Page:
Mortal Shell-borne.

Title: Mortal Shell
Platform: PC, Xbox One and PS4 (reviewed)
Developer: Cold Symmetry
Publisher: Playstack London
Release date: August 18th
Tl;dr: Hard to learn but rewarding Soulsborne that stomps all over you!
Price: $30/£25
Family Focus?: Click here for more information

Ever since Dark Souls ignited the passion for punishing action RPGs in 2011, the industry has begun filling up with all sorts of clones in the newly founded genre called, Soulsborne. Mortal Shell is another title in the Soulsborne genre that takes more cues from Demons Souls.

The beginning of Mortal Shell starts with you waking up in some misty and desolate ruins as the adventure steadily teaches you the mechanics of the game, such as a move called ‘hardening’ which allows you to bounce enemy attacks which is the core mechanic of Mortal Shell. The end of the tutorial concludes with a battle against Hadern who has similar abilities to you and it’s possible to beat him in the tutorial – I didn’t – but it is possible as there is an achievement for it. If you fail, a large fish swallows you up and takes you to the swampy woods where you acquire your first shell of many shells.

Mortal Shell is much like other Soulsborne games with enemies that deal high levels of damage that makes you plan out every move carefully, but unlike other titles in the genre, Mortal Shell has a steeper learning curve as you don’t have the checkpoints that restore your curative items once you’ve used them: they are in short supply making each encounter a brush with death, well in my experience anyway… I’m usually pretty good at these games.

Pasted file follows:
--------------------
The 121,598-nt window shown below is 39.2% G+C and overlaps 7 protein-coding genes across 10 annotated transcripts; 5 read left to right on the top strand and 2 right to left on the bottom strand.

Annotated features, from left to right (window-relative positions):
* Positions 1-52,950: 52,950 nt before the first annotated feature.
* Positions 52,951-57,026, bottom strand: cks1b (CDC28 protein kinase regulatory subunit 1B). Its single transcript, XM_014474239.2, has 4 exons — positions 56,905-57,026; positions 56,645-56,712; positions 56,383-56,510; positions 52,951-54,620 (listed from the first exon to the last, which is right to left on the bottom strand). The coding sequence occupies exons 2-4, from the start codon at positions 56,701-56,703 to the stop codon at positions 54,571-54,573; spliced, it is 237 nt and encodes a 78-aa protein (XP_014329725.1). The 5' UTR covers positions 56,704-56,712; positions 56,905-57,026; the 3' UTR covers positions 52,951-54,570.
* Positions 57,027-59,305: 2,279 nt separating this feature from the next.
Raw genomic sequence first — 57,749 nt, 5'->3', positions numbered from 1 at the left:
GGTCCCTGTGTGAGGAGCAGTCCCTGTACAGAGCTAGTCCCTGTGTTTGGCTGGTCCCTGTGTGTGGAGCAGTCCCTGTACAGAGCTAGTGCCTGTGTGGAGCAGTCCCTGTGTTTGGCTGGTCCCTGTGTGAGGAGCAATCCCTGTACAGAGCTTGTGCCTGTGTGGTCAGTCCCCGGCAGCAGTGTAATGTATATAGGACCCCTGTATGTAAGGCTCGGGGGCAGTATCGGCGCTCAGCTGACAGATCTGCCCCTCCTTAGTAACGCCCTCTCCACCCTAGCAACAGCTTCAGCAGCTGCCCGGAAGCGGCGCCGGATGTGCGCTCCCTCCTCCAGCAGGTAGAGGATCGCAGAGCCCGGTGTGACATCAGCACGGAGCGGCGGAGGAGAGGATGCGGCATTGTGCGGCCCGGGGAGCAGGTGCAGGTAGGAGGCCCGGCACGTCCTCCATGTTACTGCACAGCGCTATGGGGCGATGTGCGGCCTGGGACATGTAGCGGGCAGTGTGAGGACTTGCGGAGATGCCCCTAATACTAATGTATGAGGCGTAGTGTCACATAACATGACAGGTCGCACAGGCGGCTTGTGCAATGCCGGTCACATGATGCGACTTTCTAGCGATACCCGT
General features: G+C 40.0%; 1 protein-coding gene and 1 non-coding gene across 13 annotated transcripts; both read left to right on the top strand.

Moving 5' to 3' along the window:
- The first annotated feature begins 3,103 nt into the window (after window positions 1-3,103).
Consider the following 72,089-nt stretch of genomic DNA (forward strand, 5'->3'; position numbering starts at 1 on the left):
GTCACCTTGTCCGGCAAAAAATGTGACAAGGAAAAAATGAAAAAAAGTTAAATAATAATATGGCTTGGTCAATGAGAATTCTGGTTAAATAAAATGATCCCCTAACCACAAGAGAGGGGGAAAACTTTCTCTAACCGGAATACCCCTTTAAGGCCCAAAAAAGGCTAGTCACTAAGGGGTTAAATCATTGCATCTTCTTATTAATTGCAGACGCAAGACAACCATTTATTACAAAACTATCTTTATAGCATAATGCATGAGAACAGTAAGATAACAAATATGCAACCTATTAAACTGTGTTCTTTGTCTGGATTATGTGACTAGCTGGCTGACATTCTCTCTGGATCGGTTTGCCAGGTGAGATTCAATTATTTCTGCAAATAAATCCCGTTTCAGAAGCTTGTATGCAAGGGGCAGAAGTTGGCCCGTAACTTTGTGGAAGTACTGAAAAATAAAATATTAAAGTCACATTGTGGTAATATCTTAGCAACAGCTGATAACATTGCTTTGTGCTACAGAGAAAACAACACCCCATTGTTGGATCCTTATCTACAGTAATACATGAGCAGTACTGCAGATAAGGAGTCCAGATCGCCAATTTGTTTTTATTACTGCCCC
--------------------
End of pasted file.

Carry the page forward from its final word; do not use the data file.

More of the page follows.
Mortal Shell has a second chance system much like 2019’s From Software title, Sekiro: Shadows Die Twice. Upon losing all your health you get kicked out of your shell and if you can make it back to your body or shell, you will restore your health allowing you another chance taking down your adversary, however, when you’re knocked out of your shell, you have very little health which means you could die before making it back.

Unfortunately, dying is painful not just because you lose your progress but because the load times on console are incredibly painful, which will potentially put a lot of people off. Nioh 2 was a similar game and the load times between deaths were incredibly short allowing people to learn without getting bored of long load times. I don’t usually like comparing indie games with AAA developers but the load times in Mortal Shell spoiled my rhythm between deaths, I mean I could just die less but eh.

Graphically, Mortal Shell is a beautiful game and highly detailed however, on PlayStation it has terrible ghosting around things like grass and other scenery which can be distracting at times. I feel like I’m putting this game down an awful lot but I did thoroughly enjoy it, even though the load screens did make me tip my head back and groan loudly because wow they are painful. Maybe Mortal Shell is too optimistic of a game for current generation consoles.

Overall, Mortal Shell is a punishing game which very few people will probably stick around and learn because of the long load times which will probably make the PC version of Mortal Shell, the optimal version to purchase unless they manage to find a way to drastically reduce load times between deaths. Mortal Shell is rewarding when you finally learn the ropes and it keeps you on your toes as I have been caught screaming because an enemy dove out from around the corner and frightened the shit outta me! Honestly, I highly suggest you give it a go but get it on PC or console if you have the patience to put up with the load times.

The Good

  • Stunning graphics.
  • A fresh take on the Soulsborne formula.

The Bad

  • Long load times between deaths may put some off from learning.
  • Hard to pick up.

Family Focus

Mortal Shell is rated PEGI 16 and M for Mature by the ESRB. A dark fantasy game filled with death and blood.

This review is based on a retail code of the game supplied by PR for the purpose of review.